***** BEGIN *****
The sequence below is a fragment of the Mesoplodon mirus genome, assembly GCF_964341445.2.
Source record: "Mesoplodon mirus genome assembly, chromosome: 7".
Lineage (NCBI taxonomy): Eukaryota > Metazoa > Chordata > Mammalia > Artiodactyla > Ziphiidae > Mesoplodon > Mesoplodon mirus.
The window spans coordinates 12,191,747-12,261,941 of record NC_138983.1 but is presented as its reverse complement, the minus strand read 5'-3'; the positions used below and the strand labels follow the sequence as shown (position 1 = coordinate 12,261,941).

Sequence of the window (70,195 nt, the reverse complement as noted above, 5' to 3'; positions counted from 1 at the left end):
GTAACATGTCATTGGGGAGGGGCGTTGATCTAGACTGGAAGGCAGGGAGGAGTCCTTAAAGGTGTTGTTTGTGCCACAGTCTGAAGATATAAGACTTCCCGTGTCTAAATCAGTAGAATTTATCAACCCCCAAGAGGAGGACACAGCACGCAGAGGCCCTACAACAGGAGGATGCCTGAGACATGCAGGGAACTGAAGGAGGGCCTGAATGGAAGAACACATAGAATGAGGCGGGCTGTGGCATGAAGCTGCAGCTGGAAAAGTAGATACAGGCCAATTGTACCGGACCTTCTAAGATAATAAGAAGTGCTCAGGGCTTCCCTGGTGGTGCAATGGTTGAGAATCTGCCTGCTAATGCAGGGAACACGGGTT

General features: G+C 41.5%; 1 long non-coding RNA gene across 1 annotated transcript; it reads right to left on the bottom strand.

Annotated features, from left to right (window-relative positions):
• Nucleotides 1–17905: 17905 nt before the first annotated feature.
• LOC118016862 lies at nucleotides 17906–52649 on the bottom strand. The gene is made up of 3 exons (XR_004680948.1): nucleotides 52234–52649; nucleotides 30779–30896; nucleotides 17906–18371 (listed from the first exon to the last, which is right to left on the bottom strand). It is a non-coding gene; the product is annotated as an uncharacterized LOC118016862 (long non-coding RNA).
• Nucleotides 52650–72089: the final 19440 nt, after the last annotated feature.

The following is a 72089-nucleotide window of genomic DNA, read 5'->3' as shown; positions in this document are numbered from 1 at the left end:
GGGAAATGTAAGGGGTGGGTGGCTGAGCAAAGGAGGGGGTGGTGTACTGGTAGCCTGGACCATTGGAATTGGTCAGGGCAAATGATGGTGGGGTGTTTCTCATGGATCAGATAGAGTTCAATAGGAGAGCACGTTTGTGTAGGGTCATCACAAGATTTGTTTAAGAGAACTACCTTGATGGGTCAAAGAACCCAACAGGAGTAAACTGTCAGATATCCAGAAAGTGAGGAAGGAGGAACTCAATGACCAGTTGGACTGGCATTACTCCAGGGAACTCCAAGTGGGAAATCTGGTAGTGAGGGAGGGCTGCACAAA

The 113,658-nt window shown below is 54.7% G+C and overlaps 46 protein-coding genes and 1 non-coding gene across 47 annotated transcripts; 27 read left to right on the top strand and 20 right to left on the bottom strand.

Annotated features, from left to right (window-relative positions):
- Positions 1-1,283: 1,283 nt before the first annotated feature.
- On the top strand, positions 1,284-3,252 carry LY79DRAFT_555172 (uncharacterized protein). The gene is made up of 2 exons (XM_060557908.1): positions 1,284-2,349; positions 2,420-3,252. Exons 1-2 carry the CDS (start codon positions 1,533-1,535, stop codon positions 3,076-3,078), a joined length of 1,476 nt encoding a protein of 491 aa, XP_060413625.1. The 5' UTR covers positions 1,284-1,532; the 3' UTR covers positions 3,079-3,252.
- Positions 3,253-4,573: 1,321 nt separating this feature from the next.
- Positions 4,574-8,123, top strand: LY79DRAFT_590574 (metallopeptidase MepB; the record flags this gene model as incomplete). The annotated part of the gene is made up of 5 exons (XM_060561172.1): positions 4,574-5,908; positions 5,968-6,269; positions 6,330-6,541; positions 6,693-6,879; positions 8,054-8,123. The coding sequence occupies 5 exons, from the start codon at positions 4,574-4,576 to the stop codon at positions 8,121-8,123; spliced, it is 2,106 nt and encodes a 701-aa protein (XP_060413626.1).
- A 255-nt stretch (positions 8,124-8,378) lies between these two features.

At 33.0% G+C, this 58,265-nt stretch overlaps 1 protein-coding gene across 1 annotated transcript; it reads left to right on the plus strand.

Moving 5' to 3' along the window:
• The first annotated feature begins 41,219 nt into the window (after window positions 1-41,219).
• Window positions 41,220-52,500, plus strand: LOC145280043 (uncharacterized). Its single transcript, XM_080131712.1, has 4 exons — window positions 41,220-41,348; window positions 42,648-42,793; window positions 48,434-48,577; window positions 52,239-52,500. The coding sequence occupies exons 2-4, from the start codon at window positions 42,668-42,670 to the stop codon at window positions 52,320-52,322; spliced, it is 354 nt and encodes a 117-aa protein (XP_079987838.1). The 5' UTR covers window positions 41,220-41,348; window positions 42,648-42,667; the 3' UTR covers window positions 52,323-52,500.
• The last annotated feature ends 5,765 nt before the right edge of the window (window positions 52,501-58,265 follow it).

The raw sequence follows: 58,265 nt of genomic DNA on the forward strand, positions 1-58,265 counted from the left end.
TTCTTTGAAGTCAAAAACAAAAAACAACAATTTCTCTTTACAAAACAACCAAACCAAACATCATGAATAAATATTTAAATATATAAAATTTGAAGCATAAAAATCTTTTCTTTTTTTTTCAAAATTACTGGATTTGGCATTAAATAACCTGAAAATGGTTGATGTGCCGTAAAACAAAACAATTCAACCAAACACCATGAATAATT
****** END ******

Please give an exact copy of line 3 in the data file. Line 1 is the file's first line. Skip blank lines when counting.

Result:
Lineage (NCBI taxonomy): Eukaryota > Metazoa > Chordata > Mammalia > Artiodactyla > Ziphiidae > Mesoplodon > Mesoplodon mirus.